- I commented on Sarah's paper that I don't necessarily see TSE and CSE as separate things - rather CSE embraces TSE where it is applicable - no reason to "throw the baby out with the bath water"! We are all to ready to embrace the "big new thing" and ignore all the good practice that we have ever done before - no wonder the "silver bullet" causes such carnage!!
- I have also mentioned elsewhere that I view systems as things that "come and go" and are defined for the purposes of the moment - I'm not sure where you would stand on that. I think that often people get too hung up about the system boundary. Yes, it needs to be defined for any given purpose, but it is (usually) an arbitrary boundary that could just as easily have been drawn in a different place. This has implications when you start to consider the way in which the different "regimes" (I would call these systems as well, but no matter) interact and trying to decide which regime particular tasks or resources might belong. Again - this is too much for here.
--George McC 10:57, 11 January 2007 (PST)
Just noticed that you had put an entry on my page almost simultaneously with mine here. I am happy to keep in contact beyond the symposium - not sure what can be done as far as the practical aspects of collaboration are concerned, but willing to try.
George, MiLK here (2007.01.12):
I observed the same race condition! Our collaboration has begun.
More MiLK stuff (2007.01.12)
As a consequence of the discussions yesterday, I am motivated to include here a very terse summary of my paper and why I am participating.
Summary of my paper:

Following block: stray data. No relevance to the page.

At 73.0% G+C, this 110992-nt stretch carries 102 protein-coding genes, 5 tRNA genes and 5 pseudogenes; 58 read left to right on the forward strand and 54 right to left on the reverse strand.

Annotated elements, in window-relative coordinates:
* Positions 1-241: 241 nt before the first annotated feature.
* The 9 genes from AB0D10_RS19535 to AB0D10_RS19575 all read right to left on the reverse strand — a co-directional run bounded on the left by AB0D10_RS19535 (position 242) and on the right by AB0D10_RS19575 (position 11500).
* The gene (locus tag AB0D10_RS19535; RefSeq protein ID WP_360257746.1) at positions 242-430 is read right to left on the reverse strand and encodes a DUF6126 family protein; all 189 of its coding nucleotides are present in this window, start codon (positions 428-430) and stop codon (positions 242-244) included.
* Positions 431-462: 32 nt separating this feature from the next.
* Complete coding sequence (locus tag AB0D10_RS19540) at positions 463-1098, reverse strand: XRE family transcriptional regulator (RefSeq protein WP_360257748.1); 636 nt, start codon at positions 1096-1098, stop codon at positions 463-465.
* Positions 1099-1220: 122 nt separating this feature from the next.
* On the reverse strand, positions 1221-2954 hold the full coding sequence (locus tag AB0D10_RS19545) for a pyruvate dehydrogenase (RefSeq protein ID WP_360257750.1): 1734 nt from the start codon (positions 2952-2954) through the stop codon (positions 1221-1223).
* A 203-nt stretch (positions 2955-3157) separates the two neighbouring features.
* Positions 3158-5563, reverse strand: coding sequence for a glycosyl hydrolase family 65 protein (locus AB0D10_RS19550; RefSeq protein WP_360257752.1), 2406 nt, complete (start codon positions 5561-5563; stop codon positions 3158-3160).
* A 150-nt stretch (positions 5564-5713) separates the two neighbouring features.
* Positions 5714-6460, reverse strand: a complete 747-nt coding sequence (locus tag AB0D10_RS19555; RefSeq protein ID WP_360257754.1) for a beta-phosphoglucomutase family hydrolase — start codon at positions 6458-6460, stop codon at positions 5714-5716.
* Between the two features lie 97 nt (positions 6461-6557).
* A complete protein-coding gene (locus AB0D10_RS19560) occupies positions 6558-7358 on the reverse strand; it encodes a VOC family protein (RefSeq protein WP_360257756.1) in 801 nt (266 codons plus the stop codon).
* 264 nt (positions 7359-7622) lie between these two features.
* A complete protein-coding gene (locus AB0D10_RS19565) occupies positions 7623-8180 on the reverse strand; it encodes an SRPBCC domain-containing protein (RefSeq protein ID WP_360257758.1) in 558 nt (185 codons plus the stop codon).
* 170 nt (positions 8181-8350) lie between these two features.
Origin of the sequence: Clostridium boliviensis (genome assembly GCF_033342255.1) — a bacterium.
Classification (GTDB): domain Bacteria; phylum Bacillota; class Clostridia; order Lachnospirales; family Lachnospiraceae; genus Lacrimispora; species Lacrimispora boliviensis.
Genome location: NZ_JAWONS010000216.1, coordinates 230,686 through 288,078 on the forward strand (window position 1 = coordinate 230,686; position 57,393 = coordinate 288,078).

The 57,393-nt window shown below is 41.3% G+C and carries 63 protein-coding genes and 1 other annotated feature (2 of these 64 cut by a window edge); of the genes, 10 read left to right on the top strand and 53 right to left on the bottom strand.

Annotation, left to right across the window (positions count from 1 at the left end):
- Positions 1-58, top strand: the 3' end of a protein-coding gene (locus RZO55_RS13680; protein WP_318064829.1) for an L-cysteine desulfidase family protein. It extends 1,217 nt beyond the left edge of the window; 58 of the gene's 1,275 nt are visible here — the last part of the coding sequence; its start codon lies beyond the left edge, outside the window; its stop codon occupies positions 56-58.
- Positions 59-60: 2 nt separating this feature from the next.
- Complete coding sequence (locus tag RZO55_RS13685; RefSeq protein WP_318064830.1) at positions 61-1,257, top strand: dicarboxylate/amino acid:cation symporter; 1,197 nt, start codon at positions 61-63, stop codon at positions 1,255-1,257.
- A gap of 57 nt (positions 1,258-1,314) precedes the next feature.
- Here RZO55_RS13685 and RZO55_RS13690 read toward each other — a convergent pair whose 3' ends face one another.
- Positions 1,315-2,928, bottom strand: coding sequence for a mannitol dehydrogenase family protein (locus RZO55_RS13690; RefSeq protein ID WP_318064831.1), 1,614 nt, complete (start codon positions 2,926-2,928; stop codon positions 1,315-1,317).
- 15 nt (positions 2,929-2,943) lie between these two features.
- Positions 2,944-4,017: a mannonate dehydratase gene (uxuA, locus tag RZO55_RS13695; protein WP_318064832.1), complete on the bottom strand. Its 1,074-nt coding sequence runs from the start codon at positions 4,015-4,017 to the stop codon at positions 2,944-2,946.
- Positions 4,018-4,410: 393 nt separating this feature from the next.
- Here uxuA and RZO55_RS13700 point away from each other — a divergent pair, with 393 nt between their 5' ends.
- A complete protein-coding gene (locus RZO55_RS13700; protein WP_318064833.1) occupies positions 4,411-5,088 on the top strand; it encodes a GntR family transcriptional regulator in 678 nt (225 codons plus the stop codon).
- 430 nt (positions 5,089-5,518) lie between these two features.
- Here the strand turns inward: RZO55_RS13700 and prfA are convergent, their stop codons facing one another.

My paper is an invitation to acknowledge two branches of general system engineering. Both branches have their place; both must continue to be used and refined. But they ought not to be confused.
All of general system engineering (GSE) is just one branch of engineering. All of engineering is about real problem solving. So GSE, and any branch of GSE, must remain true to this overarching predicate.
GSE is based on three propositional predicates. These are listed here in order of importance – but it must be remembered that to delete any of them is to change the subject. They are all essential to GSE.
• A system is the realized equivalence of any problem and a solution. So understanding what a system is is the sine qua non of GSE.
• Systems exhibit life cycles; they don’t just spontaneously appear and disappear. The activities that embody this discipline are organized around an understanding of a system’s life cycle.
• In all but the most trivial of cases, the realization of systems (of solutions to problems) involves a melding of multiplicities. This is most of what a system engineer does.
Traditional system engineering (TSE) is the first and older branch of GSE. It is predicated on a highly deterministic interpretation of the GSE’s three propositional predicates. In fact, its interpretation is not just deterministic, it is wholly Aristotelian.
Complex-system engineering (cSE) is the proposed second branch of GSE. It is predicated on a multi scale and evolutionary interpretation of GSE’s three propositional predicates. This paper’s discussion is centered on cSE’s interpretation of GSE’s propositional predicates.
Two preliminary comments are in order. Most engineers (both practicing and academic) don’t have a clue as to what the processes of evolution are. As a consequence they are ill suited today for participating in the application and development of cSE. This has to change.
Most everyone – the engineer included – does not appreciate that our individual human conceptualizations are inherently single scale and bounded, and how that influences the various ways that we attempt to solve problems. This becomes a non-trivial engineering concern when the problems and the solutions that are being addressed can only be humanly conceptualized at multiple scales. The notion of scales of conceptualization (as meant here) has been wrongly interpreted by those who insist on the universality of the Aristotelian perspective. This perspective is pandemic (and therefore usually unconscious) throughout our culture. This too has to change.